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S. Korea mulling separate FTAs with more ASEAN member states

South Korea is exploring the possibility of forging individual free trade deals with more ASEAN member states, a senior trade official has said, in a move to further boost growing economic ties with the region.

South Korea has a free trade agreement with the 10-member Association of Southeast Asian Nations, but Seoul has been pushing for separate free trade deals with individual members of the Southeast Asian bloc.


"We are reviewing the possibility of free trade agreements" with some of five countries -- Brunei, Cambodia, Laos, Myanmar and Thailand -- as part of efforts to promote bilateral economic cooperation, the official said in a recent brief comment to Yonhap News Agency.

The official, who is in charge of South Korea's free trade policy at the Ministry of Trade, Industry and Energy, declined to elaborate on specific countries that could be shortlisted for potential free trade deals with South Korea.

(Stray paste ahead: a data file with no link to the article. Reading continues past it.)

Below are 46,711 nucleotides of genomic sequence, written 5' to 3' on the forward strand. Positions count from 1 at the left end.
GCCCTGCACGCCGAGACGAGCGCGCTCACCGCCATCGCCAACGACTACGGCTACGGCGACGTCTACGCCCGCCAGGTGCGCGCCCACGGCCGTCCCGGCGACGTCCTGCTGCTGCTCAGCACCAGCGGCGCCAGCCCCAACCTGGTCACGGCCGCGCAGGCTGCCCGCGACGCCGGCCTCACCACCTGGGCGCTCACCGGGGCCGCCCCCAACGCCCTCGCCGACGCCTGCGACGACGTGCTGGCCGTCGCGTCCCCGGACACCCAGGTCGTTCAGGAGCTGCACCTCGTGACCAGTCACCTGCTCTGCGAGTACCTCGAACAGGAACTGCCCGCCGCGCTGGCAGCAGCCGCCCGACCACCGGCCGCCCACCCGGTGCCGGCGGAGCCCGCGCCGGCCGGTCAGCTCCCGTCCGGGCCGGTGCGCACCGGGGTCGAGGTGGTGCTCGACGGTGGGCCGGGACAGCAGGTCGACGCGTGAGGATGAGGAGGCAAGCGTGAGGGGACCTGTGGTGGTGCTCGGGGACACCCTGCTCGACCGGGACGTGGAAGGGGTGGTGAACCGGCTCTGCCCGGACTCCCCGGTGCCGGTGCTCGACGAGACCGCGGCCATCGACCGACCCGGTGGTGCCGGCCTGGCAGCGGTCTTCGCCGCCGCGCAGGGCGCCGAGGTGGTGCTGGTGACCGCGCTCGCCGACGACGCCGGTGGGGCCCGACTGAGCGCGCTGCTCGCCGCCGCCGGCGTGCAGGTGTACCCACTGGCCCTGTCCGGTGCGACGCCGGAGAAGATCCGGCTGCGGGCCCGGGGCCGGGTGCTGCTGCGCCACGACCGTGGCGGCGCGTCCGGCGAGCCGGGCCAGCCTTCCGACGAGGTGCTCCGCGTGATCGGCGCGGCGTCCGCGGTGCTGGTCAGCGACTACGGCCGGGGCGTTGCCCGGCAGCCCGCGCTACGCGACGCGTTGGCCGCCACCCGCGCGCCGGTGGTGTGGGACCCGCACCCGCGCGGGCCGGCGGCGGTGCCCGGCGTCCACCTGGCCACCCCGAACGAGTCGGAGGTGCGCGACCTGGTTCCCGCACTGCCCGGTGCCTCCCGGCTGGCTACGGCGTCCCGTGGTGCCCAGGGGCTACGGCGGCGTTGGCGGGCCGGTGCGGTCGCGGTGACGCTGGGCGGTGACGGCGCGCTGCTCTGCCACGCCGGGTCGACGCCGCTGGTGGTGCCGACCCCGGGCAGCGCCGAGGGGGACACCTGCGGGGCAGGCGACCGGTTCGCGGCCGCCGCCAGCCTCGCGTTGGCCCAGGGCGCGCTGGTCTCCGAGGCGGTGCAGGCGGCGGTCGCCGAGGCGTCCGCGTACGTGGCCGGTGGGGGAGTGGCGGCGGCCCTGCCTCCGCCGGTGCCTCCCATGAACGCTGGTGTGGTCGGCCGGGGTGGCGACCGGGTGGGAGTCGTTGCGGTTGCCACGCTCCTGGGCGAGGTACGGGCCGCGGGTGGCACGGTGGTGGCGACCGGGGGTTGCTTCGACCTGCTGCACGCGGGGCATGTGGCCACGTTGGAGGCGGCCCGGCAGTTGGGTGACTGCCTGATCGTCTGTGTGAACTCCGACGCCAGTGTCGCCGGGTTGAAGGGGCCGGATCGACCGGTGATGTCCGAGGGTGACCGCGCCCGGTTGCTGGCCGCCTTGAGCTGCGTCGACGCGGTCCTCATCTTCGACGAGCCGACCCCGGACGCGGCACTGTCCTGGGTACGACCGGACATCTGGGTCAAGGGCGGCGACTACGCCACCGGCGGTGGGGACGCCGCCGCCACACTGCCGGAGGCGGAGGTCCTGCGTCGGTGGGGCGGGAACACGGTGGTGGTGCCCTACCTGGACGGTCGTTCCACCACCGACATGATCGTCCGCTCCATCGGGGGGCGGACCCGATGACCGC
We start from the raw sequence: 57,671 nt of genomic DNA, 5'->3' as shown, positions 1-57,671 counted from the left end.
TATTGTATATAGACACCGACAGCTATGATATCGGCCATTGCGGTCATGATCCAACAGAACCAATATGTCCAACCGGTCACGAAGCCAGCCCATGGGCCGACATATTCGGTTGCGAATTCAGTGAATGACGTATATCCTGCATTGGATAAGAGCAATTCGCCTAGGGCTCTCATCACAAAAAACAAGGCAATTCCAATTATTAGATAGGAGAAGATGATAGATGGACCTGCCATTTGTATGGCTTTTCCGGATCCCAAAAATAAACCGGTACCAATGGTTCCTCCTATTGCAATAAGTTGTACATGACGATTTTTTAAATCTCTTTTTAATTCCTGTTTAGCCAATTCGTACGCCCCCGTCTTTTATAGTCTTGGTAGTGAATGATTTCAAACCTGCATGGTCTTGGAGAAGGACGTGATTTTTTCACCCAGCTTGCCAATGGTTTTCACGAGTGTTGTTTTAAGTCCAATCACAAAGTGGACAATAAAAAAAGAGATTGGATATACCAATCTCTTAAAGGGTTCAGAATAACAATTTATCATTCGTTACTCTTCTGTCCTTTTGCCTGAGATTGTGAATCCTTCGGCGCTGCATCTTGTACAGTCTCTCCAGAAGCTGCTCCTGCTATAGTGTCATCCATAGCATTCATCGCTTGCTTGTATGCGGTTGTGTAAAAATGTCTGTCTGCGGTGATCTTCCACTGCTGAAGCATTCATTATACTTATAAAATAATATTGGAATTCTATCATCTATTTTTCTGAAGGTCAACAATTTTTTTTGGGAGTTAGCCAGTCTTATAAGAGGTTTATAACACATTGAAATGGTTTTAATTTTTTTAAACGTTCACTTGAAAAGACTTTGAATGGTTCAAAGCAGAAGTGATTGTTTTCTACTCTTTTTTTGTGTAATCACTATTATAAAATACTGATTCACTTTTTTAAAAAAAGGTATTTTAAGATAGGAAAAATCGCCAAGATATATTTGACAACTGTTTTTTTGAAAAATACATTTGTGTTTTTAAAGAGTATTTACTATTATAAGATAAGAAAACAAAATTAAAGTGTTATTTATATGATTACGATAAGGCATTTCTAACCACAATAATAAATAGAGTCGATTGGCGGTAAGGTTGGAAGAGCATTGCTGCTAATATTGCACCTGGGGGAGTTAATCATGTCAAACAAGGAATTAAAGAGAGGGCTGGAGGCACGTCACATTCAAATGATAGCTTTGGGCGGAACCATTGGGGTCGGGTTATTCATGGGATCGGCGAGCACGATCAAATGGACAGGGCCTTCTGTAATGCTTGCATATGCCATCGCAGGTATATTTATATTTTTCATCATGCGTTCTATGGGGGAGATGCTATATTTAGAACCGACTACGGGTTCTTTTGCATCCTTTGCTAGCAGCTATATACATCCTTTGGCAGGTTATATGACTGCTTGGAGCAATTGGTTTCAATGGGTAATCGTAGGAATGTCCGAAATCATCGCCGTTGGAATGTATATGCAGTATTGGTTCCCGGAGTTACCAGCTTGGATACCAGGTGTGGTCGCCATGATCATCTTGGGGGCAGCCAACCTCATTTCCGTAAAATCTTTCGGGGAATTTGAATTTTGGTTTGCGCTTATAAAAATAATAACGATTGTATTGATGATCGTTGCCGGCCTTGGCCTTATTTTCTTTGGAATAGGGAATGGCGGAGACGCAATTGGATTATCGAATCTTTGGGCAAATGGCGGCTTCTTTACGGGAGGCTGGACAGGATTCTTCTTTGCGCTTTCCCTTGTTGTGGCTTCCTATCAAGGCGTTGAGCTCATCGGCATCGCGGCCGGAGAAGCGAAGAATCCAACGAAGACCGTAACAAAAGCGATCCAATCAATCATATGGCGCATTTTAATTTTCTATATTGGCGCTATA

ASEAN comprises Brunei, Cambodia, Indonesia, Laos, Malaysia, Myanmar, the Philippines, Thailand, Singapore and Vietnam.

Last month, South Korea reached a preliminary agreement with Indonesia on the Comprehensive Economic Partnership Agreement ahead of the conclusion of a final deal within this year.

South Korea hopes to formally sign the deal with Indonesia early next year. The deal has to be ratified by the respective legislatures of Seoul and Jakarta.

South Korea is also pushing to clinch free trade deals with Malaysia and the Philippines by the end of the year.

If all the negotiations under way are successful, South Korea will have free trade deals with all five of its top ASEAN trading partners.

South Korea's free trade deals with Singapore and Vietnam went into effect in 2006 and 2015, respectively.

South Korea has sought stronger economic ties with Southeast Asian countries to reduce its heavy reliance on large markets, like the United States and China, and to foster new growth drivers.

South Korea has clinched a series of free trade agreements with major trading partners, including the United States and China, in recent years as part of its efforts to boost growth in the country's export-driven economy. (Yonhap)